Fresno State women’s soccer player Kayla King is driven to help others — and she has shown it throughout her college years.
When she started her postsecondary education, she began working as a tutor for school-aged children. Tutoring came naturally to King and created an opportunity for her to work directly with children.
While earning a degree in liberal studies at Fresno State, King excelled at juggling both academics and athletics.
“Being a student-athlete really teaches you a lot about, not only yourself, but how important managing your time is,” said King, a Hollister native. “It teaches you great life lessons that people end up taking with them for the remainder of their lives.”
Being a student-athlete provided King with a variety of opportunities to partner in the community. In April, King and other student-athletes spoke virtually at a College and Career Day at Wawona K-8 School in Fresno Unified School District. This annual event encourages students to think about their future and what opportunities lie ahead.
“We want local heroes for our kids,” said Bob Nelson, superintendent of Fresno Unified. “We want our kids to see student-athletes who came from their neighborhood and who will inspire them.”
At the College and Career Day, King connected with 15 seventh and eighth graders and shared her story of how she became an athlete. She remembers them asking many questions about what it’s like to be a student-athlete.
Fresno State is fully immersed in the community and continues to find ways for increased collaboration. In just one year, student-athletes volunteered 4,000 community service hours at 460 organizations. In addition to serving the community, the athletics department had a collective 3.30 GPA in spring 2020. This marked the 19th consecutive semester of over a 3.0 departmental GPA.
“We’re always looking for opportunities to impact our community, and specifically the youth in our community, in a positive manner,” said Terry Tumey, Fresno State’s director of athletics.
With over 6,000 new undergraduate students overall enrolled in fall 2020, 52 percent are from Fresno County.
“Our staff, coaches and student-athletes understand the important platform we have, and we all collectively consider it an honor to give back and inspire the next generation of Bulldogs and leaders in our Valley,” Tumey said. “Partnering with local school districts to help encourage the importance of education is a privilege for us.”
Kendall Boliba, a Fresno State athletics academic adviser, grew up as an athlete and remembers engaging with the community in a pen pal project when she was younger. The program was impactful for her, and she wanted to create something similar in the Valley.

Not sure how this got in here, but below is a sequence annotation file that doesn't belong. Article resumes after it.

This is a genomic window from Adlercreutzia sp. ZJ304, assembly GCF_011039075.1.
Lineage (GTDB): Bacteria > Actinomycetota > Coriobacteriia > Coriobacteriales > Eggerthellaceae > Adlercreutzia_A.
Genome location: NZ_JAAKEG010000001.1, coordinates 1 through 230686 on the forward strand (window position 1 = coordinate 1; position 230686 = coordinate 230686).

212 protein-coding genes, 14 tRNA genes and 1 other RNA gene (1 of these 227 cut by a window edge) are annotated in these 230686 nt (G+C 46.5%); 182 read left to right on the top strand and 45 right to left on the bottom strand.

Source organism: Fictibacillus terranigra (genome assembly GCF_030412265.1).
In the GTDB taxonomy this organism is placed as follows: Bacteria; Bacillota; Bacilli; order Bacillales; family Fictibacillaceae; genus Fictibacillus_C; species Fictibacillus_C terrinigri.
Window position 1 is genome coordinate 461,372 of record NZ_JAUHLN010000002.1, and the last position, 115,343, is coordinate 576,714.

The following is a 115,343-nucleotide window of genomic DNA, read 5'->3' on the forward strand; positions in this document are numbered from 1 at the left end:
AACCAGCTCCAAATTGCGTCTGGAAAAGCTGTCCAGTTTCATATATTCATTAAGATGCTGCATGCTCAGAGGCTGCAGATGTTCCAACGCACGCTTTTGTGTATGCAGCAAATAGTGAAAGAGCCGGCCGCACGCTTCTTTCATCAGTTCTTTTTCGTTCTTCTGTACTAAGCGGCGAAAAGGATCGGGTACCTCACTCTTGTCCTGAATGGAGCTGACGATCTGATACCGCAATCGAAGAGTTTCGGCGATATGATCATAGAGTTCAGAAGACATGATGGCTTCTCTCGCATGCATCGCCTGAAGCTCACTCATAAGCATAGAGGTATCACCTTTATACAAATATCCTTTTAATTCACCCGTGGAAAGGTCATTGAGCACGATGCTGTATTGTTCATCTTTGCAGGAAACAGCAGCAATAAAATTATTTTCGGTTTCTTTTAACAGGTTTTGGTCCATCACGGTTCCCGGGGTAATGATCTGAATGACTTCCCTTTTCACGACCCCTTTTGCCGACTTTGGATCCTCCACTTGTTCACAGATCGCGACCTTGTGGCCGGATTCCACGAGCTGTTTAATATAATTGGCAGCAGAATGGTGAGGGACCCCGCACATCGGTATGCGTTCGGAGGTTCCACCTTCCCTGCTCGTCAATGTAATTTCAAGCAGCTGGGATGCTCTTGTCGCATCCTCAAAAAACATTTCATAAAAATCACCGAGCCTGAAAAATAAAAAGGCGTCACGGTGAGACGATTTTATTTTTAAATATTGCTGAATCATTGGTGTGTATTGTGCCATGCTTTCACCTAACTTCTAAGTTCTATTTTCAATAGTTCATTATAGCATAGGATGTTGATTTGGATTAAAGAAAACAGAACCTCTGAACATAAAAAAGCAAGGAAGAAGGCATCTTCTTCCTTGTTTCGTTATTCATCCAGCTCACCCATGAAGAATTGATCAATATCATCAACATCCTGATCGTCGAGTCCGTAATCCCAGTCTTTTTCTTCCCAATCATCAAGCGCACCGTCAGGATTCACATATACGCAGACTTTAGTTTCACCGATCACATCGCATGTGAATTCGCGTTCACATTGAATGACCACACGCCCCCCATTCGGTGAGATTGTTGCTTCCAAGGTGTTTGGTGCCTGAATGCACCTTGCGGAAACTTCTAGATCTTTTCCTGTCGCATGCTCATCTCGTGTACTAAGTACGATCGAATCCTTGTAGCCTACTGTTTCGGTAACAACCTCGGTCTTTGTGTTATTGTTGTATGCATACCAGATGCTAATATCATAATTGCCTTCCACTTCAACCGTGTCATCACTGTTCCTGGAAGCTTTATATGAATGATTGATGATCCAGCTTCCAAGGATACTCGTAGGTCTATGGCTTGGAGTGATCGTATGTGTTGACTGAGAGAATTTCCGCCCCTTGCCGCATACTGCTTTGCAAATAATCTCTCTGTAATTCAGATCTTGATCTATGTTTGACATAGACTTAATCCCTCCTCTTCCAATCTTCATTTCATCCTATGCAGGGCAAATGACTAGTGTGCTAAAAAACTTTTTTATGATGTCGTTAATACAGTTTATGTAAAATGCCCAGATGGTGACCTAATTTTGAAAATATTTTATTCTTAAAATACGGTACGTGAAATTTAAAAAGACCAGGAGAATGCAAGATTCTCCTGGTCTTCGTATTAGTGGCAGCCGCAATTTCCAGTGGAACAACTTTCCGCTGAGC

In fall 2019, Boliba partnered with Prince Marshall, then principal of West Fresno Elementary School in Washington Unified School District. She pitched the idea of creating a pen pal program with Fresno State student-athletes.
With support from Marshall and West Fresno Elementary teachers, Boliba organized for the women’s water polo team to become pen pals with a second-grade class in 2019. She called it the Bulldogs Buddy program.
This program was powerful for West Fresno Elementary, not only by directly connecting students to collegiate athletes but also by positively reinforcing the power of reading and writing.
According to the California Assessment of Student Performance and Progress (2019), 53% of third-grade students in Fresno County didn’t meet the ELA/Literacy standards. And 83% of West Fresno Elementary third graders didn’t meet the standards.
West Fresno Elementary worked the Bulldogs Buddy program into its curriculum. The second graders wrote back-and-forth with their Fresno State pen pals and worked on incorporating open-ended questions and weekly writing prompts. Marshall said he saw a direct impact on the students’ eagerness to read and write.
“Writing is one of the most difficult tasks for our students, especially second-language learners,” said Beth Liberta, second-grade teacher at West Fresno Elementary. “When we write narratives, informational or persuasive stories the students struggle to develop proper sentences and those sentences are often very short and without details. However, when my students write to their Fresno State Buddies, their sentences are endless and so full of life.”
Though the COVID-19 pandemic temporarily paused the program, Boliba plans to expand the Bulldogs Buddy program across multiple school districts in the Central Valley.
While this program provides a way for Fresno State student-athletes of any major to engage with and positively impact Valley youth, some decide to make a career out of teaching.
After King graduated with her bachelor’s degree in liberal studies, she immediately enrolled in Fresno State’s early childhood education graduate program. She is eager to get into the classroom and begin directly impacting Valley youth. She hopes to become an elementary school teacher and one day work with students with special needs.